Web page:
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Old 04-29-2009, 05:23 AM   #1
ejabbott
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Default Does a witbier need to be racked to secondary?

I've been brewing AG for over a year now and just brewed my first witbier. When I racked to the carboy I realized that I didn't really know when to keg it. Normally I wait for the yeast to settle, but obviously you wouldn't want this for a wit.

Does a witbier need to be racked to secondary at all? If so, for how long?

Also, I often cold condition a beer while in the secondary for a few days to help things settle out and so it's pre-cooled for carbonation when I keg it. Would a wit benefit from cold conditioning?

Thanks!

Eric

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Old 04-29-2009, 05:37 AM   #2
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If you're not oaking, adding fruit, or adding souring cultures, there's not any beer that needs a secondary. I stopped bothering with secondaries a while ago, and my beer has improved in both quality and clarity since. My advice, give it a nice long primary (4 weeks or so) and bottle or keg from there.

Hope that helped, and welcome to HBT!

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Old 04-29-2009, 10:14 AM   #3
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A lot of people will say that doing secondary will help improve clarity. IMHO, having a long primary + the carbing will do as good if not better.

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Old 04-29-2009, 12:58 PM   #4
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since it probably has alot of wheat in it it being a witbier and all I would recomend 2 weeks in primary make sure your gravity is hit and then bottle.... you will want to drink it young.... its good to be a beer pedophile on wheats

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Old 04-29-2009, 05:22 PM   #5
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since it probably has alot of wheat in it it being a witbier and all I would recomend 2 weeks in primary make sure your gravity is hit and then bottle.... you will want to drink it young.... its good to be a beer pedophile on wheats
So ... like ... why does everyone say this? I made the Garden of Wheat'n Hefeweizen (from Randy Mosher's book) last year about this time. I was looking through my inventory the other night when I noticed a bottle of homebrew marked "HW". It still had nice clove flavor, it was refreshing, and drinkable. And I didn't get any off-flavors that would indicate contamination or spoilage. Was it different than it was a year ago? Yes, certainly... but it wasn't different in a bad way -- it was smoother and clear (it was hazy last summer). And that was a year old wheat beer. So I'm not sure why everyone keeps saying to consume their wheat beers so young... Anyone?
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Old 04-29-2009, 05:24 PM   #6
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So ... like ... why does everyone say this? I made the Garden of Wheat'n Hefeweizen last year about this time. I was looking through my inventory the other night when I noticed a bottle of homebrew marked "HW". It still had nice clove flavor, it was refreshing, and drinkable. And I didn't get any off-flavors that would indicate contamination or spoilage. Was it different than it was a year ago? Yes, certainly... but it wasn't different in a bad way -- it was smoother and clear (it was hazy last summer). And that was a year old wheat beer. So I'm not sure why everyone keeps saying to consume their wheat beers so young... Anyone?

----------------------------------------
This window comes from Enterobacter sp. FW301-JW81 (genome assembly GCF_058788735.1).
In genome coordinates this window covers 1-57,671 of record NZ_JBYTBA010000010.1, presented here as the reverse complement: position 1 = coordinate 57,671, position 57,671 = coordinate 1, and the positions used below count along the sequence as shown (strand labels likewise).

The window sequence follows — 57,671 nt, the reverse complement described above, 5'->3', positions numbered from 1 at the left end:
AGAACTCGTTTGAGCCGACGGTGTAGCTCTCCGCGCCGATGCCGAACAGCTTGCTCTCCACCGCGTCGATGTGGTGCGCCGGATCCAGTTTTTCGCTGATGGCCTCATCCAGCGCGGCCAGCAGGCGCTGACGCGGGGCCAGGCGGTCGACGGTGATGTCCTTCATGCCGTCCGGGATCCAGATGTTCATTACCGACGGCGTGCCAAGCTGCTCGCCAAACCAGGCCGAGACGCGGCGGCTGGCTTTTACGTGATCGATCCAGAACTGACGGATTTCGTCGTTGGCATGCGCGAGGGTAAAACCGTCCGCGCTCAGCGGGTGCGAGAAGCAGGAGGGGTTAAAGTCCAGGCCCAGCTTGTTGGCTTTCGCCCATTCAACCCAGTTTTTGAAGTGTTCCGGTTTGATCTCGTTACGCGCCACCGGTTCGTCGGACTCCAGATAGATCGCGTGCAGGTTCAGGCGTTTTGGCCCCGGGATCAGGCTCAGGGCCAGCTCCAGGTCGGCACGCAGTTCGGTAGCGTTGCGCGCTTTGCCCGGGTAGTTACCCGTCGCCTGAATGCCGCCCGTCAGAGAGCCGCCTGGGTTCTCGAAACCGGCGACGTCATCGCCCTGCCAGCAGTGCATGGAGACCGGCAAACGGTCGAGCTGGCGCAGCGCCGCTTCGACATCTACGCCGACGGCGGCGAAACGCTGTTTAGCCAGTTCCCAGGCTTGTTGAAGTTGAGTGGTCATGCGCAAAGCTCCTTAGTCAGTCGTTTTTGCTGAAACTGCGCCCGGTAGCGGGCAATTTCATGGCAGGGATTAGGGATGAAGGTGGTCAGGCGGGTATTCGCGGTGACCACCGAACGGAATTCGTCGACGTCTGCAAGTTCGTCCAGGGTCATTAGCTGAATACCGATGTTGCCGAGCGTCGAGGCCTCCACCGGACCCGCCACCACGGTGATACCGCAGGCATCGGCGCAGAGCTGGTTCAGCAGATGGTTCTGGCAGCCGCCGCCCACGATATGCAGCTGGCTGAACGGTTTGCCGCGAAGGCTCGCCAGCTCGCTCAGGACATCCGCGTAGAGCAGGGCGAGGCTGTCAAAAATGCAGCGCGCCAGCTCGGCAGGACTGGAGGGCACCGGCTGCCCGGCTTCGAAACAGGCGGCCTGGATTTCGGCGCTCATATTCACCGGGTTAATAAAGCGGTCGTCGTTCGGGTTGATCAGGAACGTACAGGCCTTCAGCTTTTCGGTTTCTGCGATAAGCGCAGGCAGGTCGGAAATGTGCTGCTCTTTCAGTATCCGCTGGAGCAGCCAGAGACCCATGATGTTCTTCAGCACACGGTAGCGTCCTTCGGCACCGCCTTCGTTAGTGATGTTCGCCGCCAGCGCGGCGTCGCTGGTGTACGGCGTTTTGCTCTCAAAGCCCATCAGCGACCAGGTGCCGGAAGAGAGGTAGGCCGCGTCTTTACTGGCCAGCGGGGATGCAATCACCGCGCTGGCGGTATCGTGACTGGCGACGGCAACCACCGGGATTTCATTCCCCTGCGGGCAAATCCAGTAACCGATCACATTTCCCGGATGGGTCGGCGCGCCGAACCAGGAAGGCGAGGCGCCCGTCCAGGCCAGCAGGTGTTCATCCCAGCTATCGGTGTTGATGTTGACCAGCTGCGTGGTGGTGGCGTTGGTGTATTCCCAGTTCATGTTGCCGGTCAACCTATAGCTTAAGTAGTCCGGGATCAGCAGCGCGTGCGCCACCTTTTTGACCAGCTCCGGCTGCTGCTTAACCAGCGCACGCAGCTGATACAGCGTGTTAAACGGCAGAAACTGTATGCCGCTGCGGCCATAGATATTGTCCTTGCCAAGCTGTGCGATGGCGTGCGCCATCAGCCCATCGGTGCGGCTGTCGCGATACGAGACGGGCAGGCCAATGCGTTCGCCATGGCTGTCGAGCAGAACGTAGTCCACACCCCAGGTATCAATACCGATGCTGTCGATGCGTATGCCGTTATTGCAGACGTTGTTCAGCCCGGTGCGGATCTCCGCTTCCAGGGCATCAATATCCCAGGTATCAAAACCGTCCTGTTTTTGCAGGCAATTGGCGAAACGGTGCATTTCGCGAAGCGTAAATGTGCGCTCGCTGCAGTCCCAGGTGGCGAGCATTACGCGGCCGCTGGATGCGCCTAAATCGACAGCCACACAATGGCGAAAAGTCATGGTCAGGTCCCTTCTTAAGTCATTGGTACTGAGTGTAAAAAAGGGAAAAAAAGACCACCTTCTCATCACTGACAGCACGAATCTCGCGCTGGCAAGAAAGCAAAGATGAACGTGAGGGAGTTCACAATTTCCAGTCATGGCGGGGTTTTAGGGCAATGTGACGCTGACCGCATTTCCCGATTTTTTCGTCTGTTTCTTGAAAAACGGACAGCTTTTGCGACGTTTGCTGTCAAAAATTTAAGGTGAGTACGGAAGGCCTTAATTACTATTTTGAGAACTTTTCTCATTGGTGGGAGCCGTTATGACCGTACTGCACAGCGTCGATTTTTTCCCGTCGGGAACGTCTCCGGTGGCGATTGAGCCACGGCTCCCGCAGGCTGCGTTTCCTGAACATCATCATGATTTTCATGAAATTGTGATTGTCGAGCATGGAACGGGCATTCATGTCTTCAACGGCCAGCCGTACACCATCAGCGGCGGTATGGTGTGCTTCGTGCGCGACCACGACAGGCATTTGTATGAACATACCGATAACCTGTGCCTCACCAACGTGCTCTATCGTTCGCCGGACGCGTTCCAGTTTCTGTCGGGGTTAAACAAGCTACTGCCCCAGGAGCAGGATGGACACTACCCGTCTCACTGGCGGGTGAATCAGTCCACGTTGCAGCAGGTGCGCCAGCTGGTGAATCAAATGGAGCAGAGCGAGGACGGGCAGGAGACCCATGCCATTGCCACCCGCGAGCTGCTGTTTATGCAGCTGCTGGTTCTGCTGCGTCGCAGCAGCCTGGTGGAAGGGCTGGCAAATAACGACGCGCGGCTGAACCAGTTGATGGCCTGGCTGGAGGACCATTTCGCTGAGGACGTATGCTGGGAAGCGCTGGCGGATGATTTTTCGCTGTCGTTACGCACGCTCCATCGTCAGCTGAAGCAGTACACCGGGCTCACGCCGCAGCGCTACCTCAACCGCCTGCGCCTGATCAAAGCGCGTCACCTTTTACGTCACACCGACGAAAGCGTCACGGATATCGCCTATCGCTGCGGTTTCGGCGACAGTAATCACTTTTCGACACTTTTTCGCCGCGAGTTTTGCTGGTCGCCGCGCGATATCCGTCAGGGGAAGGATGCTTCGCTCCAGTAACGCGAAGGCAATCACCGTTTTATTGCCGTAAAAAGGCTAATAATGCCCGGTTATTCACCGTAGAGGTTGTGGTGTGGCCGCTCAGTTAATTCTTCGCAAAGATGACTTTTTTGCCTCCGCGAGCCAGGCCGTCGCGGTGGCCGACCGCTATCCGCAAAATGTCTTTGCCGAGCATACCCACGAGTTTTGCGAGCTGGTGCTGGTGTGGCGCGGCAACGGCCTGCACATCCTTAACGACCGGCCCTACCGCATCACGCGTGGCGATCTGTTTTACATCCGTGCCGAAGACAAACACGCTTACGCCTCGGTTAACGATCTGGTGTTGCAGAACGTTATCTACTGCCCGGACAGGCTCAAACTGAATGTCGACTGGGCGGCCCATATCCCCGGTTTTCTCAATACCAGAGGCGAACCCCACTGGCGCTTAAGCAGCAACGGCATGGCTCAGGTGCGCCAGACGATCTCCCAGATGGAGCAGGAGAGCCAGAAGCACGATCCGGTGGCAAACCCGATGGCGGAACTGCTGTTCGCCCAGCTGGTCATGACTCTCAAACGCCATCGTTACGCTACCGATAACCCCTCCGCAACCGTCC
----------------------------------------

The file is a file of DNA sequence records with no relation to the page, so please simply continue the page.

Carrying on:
Some folks say that wheat beers don't age well. Some folks say that scrambled eggs are better than eggs over-easy. It's purely opinion.
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Old 04-29-2009, 05:29 PM   #7
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If you are going to keg it - yes do a secondary. unless you really like to pour the first 5-6 glasses of nasty yeast sludge.

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Old 04-29-2009, 05:48 PM   #8
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dont do a secondary, you want a wit to be cloudy

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Old 04-29-2009, 06:01 PM   #9
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Like some others have said, you don't ever *have* to use a secondary at all. Having said that, I typically do for most beers, but I never use a secondary for wheats.

You want them to be a bit cloudy. 3-4 weeks in primary and my wheats are going to the kegerator.

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Old 04-29-2009, 06:36 PM   #10
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If you are going to keg it - yes do a secondary. unless you really like to pour the first 5-6 glasses of nasty yeast sludge.
I have brewed multiple wit beers with out ever using a secondary and I keg. As long as you don't go crazy while siphoning and stir up the trub I see no problem skipping the secondary and cold crashing.

Also I have never had to pour more than a quarter to a half of a glass out from my first pour. Granted if you move the keg around you do kick up some stuff but it's not the end of the world.

As far as aging goes you said the year old one tasted fine but it was clear clear. I like my wit beers cloudy amd yeasty so I would rather drink them before everything settles out.

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